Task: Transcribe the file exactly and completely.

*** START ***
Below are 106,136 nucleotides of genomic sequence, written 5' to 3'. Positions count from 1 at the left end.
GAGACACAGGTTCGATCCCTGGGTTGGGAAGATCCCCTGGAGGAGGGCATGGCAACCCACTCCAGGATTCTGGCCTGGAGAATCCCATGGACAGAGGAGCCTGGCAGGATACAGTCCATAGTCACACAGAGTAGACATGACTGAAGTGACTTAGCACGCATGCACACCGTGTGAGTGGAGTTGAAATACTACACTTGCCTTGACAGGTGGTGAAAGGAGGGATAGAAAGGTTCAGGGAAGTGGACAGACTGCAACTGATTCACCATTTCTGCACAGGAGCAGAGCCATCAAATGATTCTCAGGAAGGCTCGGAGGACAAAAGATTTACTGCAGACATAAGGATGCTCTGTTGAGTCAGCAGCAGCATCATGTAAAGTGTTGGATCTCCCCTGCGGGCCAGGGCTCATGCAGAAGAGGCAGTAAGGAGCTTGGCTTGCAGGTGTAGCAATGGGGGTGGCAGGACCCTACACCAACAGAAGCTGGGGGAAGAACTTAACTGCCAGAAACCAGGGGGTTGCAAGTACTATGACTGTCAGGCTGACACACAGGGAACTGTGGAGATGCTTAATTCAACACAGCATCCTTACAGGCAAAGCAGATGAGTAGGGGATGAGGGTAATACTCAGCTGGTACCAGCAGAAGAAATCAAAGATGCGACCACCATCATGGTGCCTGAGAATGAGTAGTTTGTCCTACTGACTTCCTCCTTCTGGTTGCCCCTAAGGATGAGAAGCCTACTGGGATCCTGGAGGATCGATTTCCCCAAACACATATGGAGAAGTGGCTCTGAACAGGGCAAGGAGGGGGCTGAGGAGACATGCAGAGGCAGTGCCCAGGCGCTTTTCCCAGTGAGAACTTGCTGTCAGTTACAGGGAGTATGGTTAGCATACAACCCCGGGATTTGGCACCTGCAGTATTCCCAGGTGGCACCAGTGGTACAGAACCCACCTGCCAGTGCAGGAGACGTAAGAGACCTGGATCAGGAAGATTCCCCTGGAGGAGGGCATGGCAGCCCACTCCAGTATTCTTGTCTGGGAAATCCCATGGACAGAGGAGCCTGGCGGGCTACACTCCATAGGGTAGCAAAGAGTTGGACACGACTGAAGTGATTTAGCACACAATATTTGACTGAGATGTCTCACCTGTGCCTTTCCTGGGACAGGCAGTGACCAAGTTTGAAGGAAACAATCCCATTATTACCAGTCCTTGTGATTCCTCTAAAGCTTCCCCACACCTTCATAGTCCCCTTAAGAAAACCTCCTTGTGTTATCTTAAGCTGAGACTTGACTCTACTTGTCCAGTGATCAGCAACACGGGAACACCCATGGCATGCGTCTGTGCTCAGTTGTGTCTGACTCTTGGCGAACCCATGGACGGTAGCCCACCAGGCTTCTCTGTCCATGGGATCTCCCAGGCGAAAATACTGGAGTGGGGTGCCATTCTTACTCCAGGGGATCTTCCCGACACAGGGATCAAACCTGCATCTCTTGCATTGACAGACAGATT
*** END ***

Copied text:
Below are 106,136 nucleotides of genomic sequence, written 5' to 3'. Positions count from 1 at the left end.
GAGACACAGGTTCGATCCCTGGGTTGGGAAGATCCCCTGGAGGAGGGCATGGCAACCCACTCCAGGATTCTGGCCTGGAGAATCCCATGGACAGAGGAGCCTGGCAGGATACAGTCCATAGTCACACAGAGTAGACATGACTGAAGTGACTTAGCACGCATGCACACCGTGTGAGTGGAGTTGAAATACTACACTTGCCTTGACAGGTGGTGAAAGGAGGGATAGAAAGGTTCAGGGAAGTGGACAGACTGCAACTGATTCACCATTTCTGCACAGGAGCAGAGCCATCAAATGATTCTCAGGAAGGCTCGGAGGACAAAAGATTTACTGCAGACATAAGGATGCTCTGTTGAGTCAGCAGCAGCATCATGTAAAGTGTTGGATCTCCCCTGCGGGCCAGGGCTCATGCAGAAGAGGCAGTAAGGAGCTTGGCTTGCAGGTGTAGCAATGGGGGTGGCAGGACCCTACACCAACAGAAGCTGGGGGAAGAACTTAACTGCCAGAAACCAGGGGGTTGCAAGTACTATGACTGTCAGGCTGACACACAGGGAACTGTGGAGATGCTTAATTCAACACAGCATCCTTACAGGCAAAGCAGATGAGTAGGGGATGAGGGTAATACTCAGCTGGTACCAGCAGAAGAAATCAAAGATGCGACCACCATCATGGTGCCTGAGAATGAGTAGTTTGTCCTACTGACTTCCTCCTTCTGGTTGCCCCTAAGGATGAGAAGCCTACTGGGATCCTGGAGGATCGATTTCCCCAAACACATATGGAGAAGTGGCTCTGAACAGGGCAAGGAGGGGGCTGAGGAGACATGCAGAGGCAGTGCCCAGGCGCTTTTCCCAGTGAGAACTTGCTGTCAGTTACAGGGAGTATGGTTAGCATACAACCCCGGGATTTGGCACCTGCAGTATTCCCAGGTGGCACCAGTGGTACAGAACCCACCTGCCAGTGCAGGAGACGTAAGAGACCTGGATCAGGAAGATTCCCCTGGAGGAGGGCATGGCAGCCCACTCCAGTATTCTTGTCTGGGAAATCCCATGGACAGAGGAGCCTGGCGGGCTACACTCCATAGGGTAGCAAAGAGTTGGACACGACTGAAGTGATTTAGCACACAATATTTGACTGAGATGTCTCACCTGTGCCTTTCCTGGGACAGGCAGTGACCAAGTTTGAAGGAAACAATCCCATTATTACCAGTCCTTGTGATTCCTCTAAAGCTTCCCCACACCTTCATAGTCCCCTTAAGAAAACCTCCTTGTGTTATCTTAAGCTGAGACTTGACTCTACTTGTCCAGTGATCAGCAACACGGGAACACCCATGGCATGCGTCTGTGCTCAGTTGTGTCTGACTCTTGGCGAACCCATGGACGGTAGCCCACCAGGCTTCTCTGTCCATGGGATCTCCCAGGCGAAAATACTGGAGTGGGGTGCCATTCTTACTCCAGGGGATCTTCCCGACACAGGGATCAAACCTGCATCTCTTGCATTGACAGACAGATT